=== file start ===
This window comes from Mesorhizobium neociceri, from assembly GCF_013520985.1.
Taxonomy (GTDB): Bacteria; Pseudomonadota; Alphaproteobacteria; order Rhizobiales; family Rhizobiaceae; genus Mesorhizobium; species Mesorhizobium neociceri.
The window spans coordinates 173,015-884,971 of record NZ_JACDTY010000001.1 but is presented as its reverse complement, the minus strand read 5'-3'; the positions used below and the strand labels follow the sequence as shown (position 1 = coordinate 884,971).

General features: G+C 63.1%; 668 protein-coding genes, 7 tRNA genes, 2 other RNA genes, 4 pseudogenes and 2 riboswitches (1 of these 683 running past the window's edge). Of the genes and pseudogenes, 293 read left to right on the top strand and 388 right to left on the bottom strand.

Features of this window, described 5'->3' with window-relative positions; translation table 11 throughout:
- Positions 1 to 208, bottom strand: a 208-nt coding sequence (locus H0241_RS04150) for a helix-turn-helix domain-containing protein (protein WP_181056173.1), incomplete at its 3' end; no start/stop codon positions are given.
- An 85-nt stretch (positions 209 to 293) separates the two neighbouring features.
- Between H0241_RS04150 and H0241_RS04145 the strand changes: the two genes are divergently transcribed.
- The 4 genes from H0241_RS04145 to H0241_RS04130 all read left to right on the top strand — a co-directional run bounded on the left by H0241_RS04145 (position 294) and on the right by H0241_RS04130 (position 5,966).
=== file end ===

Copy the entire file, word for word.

This window comes from Mesorhizobium neociceri, from assembly GCF_013520985.1.
Taxonomy (GTDB): Bacteria; Pseudomonadota; Alphaproteobacteria; order Rhizobiales; family Rhizobiaceae; genus Mesorhizobium; species Mesorhizobium neociceri.
The window spans coordinates 173,015-884,971 of record NZ_JACDTY010000001.1 but is presented as its reverse complement, the minus strand read 5'-3'; the positions used below and the strand labels follow the sequence as shown (position 1 = coordinate 884,971).

General features: G+C 63.1%; 668 protein-coding genes, 7 tRNA genes, 2 other RNA genes, 4 pseudogenes and 2 riboswitches (1 of these 683 running past the window's edge). Of the genes and pseudogenes, 293 read left to right on the top strand and 388 right to left on the bottom strand.

Features of this window, described 5'->3' with window-relative positions; translation table 11 throughout:
- Positions 1 to 208, bottom strand: a 208-nt coding sequence (locus H0241_RS04150) for a helix-turn-helix domain-containing protein (protein WP_181056173.1), incomplete at its 3' end; no start/stop codon positions are given.
- An 85-nt stretch (positions 209 to 293) separates the two neighbouring features.
- Between H0241_RS04150 and H0241_RS04145 the strand changes: the two genes are divergently transcribed.
- The 4 genes from H0241_RS04145 to H0241_RS04130 all read left to right on the top strand — a co-directional run bounded on the left by H0241_RS04145 (position 294) and on the right by H0241_RS04130 (position 5,966).